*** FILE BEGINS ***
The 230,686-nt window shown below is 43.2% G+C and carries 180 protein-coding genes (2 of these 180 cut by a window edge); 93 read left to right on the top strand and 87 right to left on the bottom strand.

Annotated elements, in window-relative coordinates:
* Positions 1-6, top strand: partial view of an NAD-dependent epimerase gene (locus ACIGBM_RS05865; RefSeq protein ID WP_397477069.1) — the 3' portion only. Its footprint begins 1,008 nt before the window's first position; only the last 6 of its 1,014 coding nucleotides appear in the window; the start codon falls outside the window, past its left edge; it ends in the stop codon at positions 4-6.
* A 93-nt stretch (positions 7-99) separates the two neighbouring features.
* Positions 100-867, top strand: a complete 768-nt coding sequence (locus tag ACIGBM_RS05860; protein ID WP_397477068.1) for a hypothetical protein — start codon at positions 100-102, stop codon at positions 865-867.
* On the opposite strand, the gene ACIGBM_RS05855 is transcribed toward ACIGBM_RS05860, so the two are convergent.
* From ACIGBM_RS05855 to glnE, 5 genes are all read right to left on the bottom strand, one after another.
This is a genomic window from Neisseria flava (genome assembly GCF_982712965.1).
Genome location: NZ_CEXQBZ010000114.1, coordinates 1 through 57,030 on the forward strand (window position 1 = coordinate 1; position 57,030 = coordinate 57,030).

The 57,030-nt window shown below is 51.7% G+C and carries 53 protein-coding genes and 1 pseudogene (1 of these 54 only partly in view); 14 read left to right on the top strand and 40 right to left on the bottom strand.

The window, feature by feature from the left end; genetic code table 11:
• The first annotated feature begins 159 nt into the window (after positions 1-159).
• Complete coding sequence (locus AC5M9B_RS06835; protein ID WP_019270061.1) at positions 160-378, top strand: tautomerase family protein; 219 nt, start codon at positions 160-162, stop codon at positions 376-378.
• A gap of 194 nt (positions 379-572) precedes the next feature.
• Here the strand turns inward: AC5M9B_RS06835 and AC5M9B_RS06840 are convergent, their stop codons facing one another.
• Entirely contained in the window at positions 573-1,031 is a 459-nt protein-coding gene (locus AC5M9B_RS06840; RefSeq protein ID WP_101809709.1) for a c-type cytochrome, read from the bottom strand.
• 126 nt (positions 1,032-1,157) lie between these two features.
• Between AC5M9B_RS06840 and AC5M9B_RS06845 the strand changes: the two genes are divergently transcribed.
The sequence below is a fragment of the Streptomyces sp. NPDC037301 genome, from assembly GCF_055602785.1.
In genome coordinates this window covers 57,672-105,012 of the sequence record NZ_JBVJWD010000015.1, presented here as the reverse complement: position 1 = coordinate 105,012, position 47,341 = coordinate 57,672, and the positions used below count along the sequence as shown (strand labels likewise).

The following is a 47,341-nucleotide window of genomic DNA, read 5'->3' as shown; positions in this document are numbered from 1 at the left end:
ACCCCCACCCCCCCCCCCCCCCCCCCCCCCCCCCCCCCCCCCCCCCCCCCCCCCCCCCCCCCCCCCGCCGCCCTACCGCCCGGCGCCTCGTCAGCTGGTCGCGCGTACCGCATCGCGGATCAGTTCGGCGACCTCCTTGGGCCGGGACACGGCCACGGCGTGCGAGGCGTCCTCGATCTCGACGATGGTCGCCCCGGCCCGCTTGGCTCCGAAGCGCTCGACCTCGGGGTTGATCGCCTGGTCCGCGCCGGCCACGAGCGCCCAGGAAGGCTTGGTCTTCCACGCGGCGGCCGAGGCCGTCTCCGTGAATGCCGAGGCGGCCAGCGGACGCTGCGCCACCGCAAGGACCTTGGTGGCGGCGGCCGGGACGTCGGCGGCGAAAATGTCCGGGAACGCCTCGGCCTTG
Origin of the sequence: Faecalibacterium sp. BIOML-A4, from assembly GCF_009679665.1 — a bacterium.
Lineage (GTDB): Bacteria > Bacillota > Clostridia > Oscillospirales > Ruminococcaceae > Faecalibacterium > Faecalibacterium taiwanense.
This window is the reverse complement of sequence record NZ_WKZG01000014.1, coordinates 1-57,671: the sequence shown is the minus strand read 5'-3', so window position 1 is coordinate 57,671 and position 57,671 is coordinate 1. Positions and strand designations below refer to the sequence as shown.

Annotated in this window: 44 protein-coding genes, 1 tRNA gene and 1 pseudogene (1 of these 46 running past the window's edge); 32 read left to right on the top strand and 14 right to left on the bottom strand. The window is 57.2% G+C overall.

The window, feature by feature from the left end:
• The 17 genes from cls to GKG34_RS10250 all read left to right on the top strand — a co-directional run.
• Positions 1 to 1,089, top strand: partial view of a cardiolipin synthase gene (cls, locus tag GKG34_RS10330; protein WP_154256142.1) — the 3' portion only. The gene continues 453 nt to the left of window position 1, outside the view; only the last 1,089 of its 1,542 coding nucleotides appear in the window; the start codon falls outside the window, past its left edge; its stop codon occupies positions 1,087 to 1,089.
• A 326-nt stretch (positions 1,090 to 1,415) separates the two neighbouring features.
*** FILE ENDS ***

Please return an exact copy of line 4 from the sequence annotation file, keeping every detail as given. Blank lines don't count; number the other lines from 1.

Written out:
* A 93-nt stretch (positions 7-99) separates the two neighbouring features.